Date: 1944 Nov 21/21 A/C Type: B-24H  Liberator SN: 42-95180 Code: A/C Nickname: Satan's Little Sister
 File: 341 Airforce: USAAF Sqn/Unit: 446 BG - 706 BS Mission/Raid: Harburg (Hamburg-south)
1 Pilot 1Lt. John H. Quinn       sheltered until liberated 9 RWG S/Sgt. Frank H. Pietszch  KIA - Doornspijk
2 Co-pilot 2Lt. Melburn O. Simmons  sheltered until liberated 10 TG  
3 Nav. 2Lt. Robert F. Brooks        KIA - Spakenburg 11    
4 B T/Sgt. Patrick J. Flaherty  KIA - Nijkerk 12    
5 E T/Sgt. John W. Cahill       KIA - Spakenburg 13    
6 RO S/Sgt. Ben F. Tillotson    KIA - Kampen 14    
7 BTG S/Sgt. Lewis R. Hoyal     KIA - Kampen 15    
8 LWG S/Sgt. John S. Todd        KIA - Kampen 16                    

This aircraft was hit by a Flak under the left wing, motor no. 1 and 2 out. On the return to England turned south to try to reach liberated south-Netherlands. Fuel ran out, pilot let crew jump on southern coastline Lake IJsselmeer, but wind blew 7 parachutes in the water. Only the two pilots landed on the dyke. The other seven drowned.  


Pilot 1Lt. John H. Quinn did not let the crew jump near Texel Island, because he still had control over the aircraft, albeit wit only two engines functioning on his right wing. He tried to get to the Southern Netherlands that were in Allied control since October 1944. However fuel tanks were punctured and fuel ran out. The bail-out signal was given. Quinn held the aircraft level to allow everybody to jump and self jumped out as last. They were above the shoreline, but the wind blew the first seven parachutists into Holland's central Lake IJsselmeer (Old Zuyder Sea). The Mae-West life vest was not designed for the thick 1944-flying suits and all seven were pulled under and drowned in the sight of horrified spectators on the shore. Fishing boats that sailed out from Spakenburg to help did not find anything.

Below. Washing ashore positions and initial burial locations of the crew. Lt. Brooks and Sgt. Cahill were found in the lake by fishing boats and buried via Spakenburg-port in city of Amersfoort. On 18 April 1945, the Canadian army spearhead reached the lake-coast at Nijkerk, Harderwijk and Kampen. T/Sgt. Patrick Flaherty was buried in presence of Canadian soldiers in Nijkerk. The frontline was a few km to the West between Eemnes and Bunschoten and lasted until May 5, 1945. Lt. Quinn and Simmons were first hidden in Bunschoten and later undergound in Blaricum and Eemnes and had to wait until liberated because it was too dangerous to cross the frontline.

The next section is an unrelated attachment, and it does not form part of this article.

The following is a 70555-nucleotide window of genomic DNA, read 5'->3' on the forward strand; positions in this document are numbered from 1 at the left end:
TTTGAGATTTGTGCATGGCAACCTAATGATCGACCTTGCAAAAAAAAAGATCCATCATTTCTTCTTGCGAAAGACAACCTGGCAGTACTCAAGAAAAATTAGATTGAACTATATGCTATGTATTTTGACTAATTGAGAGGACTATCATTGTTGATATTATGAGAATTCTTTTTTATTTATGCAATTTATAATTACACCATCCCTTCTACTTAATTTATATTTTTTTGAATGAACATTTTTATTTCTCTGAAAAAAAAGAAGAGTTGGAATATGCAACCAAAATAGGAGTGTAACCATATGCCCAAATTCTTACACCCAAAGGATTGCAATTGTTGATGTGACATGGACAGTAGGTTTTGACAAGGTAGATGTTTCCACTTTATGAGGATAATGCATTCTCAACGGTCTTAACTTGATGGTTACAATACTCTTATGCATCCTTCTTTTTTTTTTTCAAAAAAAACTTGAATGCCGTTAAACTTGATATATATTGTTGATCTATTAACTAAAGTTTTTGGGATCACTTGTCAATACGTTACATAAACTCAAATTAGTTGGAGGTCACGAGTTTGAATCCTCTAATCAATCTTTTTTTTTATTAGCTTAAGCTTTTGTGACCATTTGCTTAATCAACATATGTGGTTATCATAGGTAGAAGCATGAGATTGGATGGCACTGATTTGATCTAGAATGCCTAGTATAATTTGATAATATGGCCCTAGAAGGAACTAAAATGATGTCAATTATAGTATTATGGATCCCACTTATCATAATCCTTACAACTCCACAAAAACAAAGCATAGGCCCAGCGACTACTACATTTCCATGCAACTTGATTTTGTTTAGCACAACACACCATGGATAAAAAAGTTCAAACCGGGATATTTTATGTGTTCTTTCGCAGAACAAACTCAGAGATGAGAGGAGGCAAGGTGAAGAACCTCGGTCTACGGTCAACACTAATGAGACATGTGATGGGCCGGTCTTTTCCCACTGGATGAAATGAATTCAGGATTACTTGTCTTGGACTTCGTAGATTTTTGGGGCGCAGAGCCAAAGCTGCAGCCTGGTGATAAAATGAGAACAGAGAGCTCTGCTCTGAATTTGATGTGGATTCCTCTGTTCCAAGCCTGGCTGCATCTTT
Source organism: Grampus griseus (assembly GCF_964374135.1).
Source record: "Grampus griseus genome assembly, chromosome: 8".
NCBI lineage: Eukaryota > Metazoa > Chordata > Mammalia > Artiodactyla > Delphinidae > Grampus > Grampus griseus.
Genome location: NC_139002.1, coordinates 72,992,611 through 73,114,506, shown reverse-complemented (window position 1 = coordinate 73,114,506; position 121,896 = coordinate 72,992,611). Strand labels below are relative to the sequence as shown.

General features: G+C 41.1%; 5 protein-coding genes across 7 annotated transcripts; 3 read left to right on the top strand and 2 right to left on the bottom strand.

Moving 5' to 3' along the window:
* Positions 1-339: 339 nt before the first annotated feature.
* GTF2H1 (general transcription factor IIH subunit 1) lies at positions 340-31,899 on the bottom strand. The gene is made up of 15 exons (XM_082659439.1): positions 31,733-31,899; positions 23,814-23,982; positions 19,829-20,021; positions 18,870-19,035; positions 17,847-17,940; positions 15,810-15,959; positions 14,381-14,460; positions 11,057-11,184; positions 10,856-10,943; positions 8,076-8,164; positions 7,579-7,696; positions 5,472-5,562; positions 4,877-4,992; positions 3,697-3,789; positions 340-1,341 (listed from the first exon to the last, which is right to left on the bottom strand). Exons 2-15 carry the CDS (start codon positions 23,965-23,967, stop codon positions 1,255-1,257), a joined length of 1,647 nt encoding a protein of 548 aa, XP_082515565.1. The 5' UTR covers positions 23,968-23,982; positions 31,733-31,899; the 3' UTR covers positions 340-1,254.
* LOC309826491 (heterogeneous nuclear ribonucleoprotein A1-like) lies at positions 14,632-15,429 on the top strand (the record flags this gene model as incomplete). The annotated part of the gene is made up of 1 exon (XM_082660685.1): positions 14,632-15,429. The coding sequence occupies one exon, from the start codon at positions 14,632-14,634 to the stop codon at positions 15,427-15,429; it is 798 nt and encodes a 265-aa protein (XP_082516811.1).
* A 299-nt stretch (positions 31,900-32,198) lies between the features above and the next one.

A few days after the liberation on May 5 1945, the pilots came out their hiding in Weesp, Blaricum and Eemnes and put back on the remains of their uniforms. On below photo dated 9 May 1945, they are ready to leave the villa of doctor Kruize in Blaricum and return in the care of the USAAF. Left to right: 2Lt. Claude Murray (P-38 42-67128) , Captain Gene Maddocks (B-24 42-51495), Mrs. Sieke Kruize, 2Lt. Melburn Simmons and 1Lt. John Quinn (B-24 42-95180)

Sources/read more:


- Articles Historical Society Blaricum/Eemnes/Gooi

- Nose art B-24 42-95180:

- Website PATS:

- Initial cemetery Amersfoort:

- Initial cemetery Nijkerk:

- Initial cemetery Doornspijk:

- Initial cemetery IJsselmuiden (Kampen):

© ZZairwar (Zuyder Zee Air War)